I dropped both boys off at camp Sunday afternoon and an hour hasn’t gone by without me wondering how they’re doing. The last time my 13-year old went to camp, it was a disaster.
We sent him to Camp Overwhelm two summers ago and he vowed to never go to camp again. We didn’t know it was going to be overwhelming. Everyone raves about this camp that is sponsored by our church. The camp counselors are all “Duuuuude! Welcome to Caaaaamp!” What could go wrong?
What could go wrong is that James doesn’t buy into organized religion and glossing over problems with platitudes.
“Mom, they made us walk a mile uphill to this field filled with mosquitoes. They drove. But we had to walk. I asked the counselor if he thought it was safe here with all these mosquitoes. We were covered in them. He said ‘Duuuuuuuude, of course it’s saaaafe. This is a sacred fieeeeeeld.’ And he pointed to the cross.”
“He didn’t just spray you down with some DEET?”
“No…just because there are two sticks nailed together and planted into the ground does not make it sacred….Anyone can nail two sticks together.”
He is a scientist at heart, whereas his little brother is hook, line and sinker religious. When he was very ill with pneumonia one winter he asked me to read to him from the bible. It frightened me because we almost lost him to a respiratory virus when he was a newborn. His lungs are his weak spot. I thought when he asked for bible stories it was because he thought he was going to die. When Grandpa Jim was dying of cancer, he asked my mother-in-law to read him every page of the bible.
The last day of Camp Overwhelm, I picked up James from the giant crowd of kids crawling off busses and dragging their exhausted bodies over to their stuff that arrived in a moving van, then finding their moms and brothers and sisters waiting with the family dog.
James retrieved his bags from the pile and then found me. The first words out of his mouth were, “Mom. I lost my flashlight.”
I’m thinking, Darn that was expensive. I bought that at Dick’s Sporting Goods. It was a good one! I said, “Don’t worry about it, honey.”
He said, “No, Mom. It’s gone. And so is my watch. I lost that, too.”
I know how important his watch is to him. I can’t imagine how he could have lost it. “Don’t worry about the watch. I got that at Target.” I said. “So?? Did you have a good time?” I’m trying to be optimistic. I sense that he is “camp changed” and I can’t wait to hear all the wonderful stories.
Once we got in the car and off the church premises James tells me the real deal behind the “lost” items. “They were stolen by one of the kids in the cabin. All the kids knew which boy it was and when we approached the counselor he said, ‘Let’s not use the word stole.’”
“That’s how he handled it? Did he talk to the boy?”
“He took my flashlight and watch. He took Jason’s giant flashlight for hunting at night. He took $20 out of Kevin’s bible…”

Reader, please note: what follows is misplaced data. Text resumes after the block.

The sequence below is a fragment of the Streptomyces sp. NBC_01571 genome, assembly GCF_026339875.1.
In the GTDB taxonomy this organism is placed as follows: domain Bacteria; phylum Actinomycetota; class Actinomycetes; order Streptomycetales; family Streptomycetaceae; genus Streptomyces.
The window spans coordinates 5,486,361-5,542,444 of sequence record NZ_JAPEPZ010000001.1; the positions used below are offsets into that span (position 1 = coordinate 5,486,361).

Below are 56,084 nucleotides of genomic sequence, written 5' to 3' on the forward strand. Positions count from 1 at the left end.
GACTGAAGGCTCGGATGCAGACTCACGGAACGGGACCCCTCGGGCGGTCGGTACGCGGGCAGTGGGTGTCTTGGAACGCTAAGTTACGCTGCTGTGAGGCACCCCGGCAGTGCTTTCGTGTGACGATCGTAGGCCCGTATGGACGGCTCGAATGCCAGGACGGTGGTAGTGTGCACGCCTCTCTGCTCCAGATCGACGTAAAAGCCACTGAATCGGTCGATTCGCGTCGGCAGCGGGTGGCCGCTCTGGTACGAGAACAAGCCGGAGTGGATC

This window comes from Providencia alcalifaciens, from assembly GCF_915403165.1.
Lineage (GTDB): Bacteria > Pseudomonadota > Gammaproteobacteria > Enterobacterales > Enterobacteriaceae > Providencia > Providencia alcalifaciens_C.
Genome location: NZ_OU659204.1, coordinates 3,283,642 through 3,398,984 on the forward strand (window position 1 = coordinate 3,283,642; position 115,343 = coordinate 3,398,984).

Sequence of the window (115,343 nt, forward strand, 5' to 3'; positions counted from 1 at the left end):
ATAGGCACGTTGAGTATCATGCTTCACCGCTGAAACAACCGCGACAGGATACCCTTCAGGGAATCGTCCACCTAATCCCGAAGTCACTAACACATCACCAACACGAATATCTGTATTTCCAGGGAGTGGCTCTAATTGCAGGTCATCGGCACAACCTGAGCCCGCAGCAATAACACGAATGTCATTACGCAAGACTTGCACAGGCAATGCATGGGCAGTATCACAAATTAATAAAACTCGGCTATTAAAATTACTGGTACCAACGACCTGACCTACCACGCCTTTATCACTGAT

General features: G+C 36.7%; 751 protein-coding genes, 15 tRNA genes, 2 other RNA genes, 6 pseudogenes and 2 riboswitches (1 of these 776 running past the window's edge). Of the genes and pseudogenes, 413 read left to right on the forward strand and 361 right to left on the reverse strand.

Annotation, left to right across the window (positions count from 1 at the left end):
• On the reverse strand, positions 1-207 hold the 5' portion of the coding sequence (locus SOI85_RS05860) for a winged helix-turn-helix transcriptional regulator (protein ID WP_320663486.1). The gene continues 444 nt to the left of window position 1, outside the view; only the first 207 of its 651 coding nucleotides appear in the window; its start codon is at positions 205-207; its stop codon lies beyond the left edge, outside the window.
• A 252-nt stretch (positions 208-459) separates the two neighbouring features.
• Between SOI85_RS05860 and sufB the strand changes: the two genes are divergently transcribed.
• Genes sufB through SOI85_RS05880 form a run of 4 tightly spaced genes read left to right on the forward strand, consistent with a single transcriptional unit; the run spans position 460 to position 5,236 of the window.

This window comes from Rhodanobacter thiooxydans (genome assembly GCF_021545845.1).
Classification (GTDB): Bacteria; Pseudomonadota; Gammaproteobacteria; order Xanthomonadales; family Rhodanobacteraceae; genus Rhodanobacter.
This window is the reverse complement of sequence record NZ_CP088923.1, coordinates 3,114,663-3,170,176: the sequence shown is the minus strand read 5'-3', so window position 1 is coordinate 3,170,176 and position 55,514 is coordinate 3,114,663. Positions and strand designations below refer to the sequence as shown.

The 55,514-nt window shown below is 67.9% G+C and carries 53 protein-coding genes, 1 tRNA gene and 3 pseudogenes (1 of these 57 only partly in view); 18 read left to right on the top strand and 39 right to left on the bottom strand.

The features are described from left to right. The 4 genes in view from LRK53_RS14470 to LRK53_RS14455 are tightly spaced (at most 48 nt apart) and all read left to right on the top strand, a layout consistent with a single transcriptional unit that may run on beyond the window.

“That’s like pick pocketing Jesus! I can’t believe he stole money out of a bible!”
“We estimated that he stole $174 worth of stuff. He came in with two bags and left with twelve.”
“Yea. With all the money he stole he bought bags and bags of candy from the trading post. Everyone was out of candy at the end of the week and he had candy coming out of every pocket.”
“I’m calling the church when we get home.”
“Whatever you do, don’t use the word stole.”
“I’ll use the word stole in every sentence. ‘Hello? Camp Director? Can I steal a few minutes of your time?’”
James let out a huge sigh and melted into his seat. Free at last from having to be politically correct. The rest of the drive home he cut loose with his commentary on the situation.
In a broadcast radio voice he says, “A man is unconscious. He has lost large quantities of blood and we can no longer find a pulse. But let’s not use the word dead.”
I like this camp changed kid. He’s funny. He’s sarcastic. And most importantly, he is not going to drink the Kool-Aid.
Vincent wanted to go to Camp Overwhelm in the worst way. But a family across the street moved in and the mom is the director of a back-to-nature camp in Southern Ohio. Her kids go there. Last year I sent Vincent to his first camp experience at Camp Rustic. Not rustic as in tetanus shot. But rustic as in daddy long legs in the showers. He loved it. James came with us when we dropped him off and when he saw the moss covered boulders and the inviting paths winding up into the woods, the canoes in the lake and the giant fire pit, he was regretting his refusal.
He couldn’t wait to go to camp this year. The boys were chatterboxes the whole drive down. After sign-in and head lice check, depositing $10 for each of them in their store accounts, and saying goodbye, I went over to the sign-in table and wrote little notes for the boys. They’ll receive them their first morning during mail call and before the flag raising ceremony.
In James’s note I wrote: “Hey, James, I hope you’re having a great time. Remember, let’s not use the word stole! Ha ha! Love ya, Mom.”
For Vincent, I wrote: “Don’t drink the Kool-Aid!”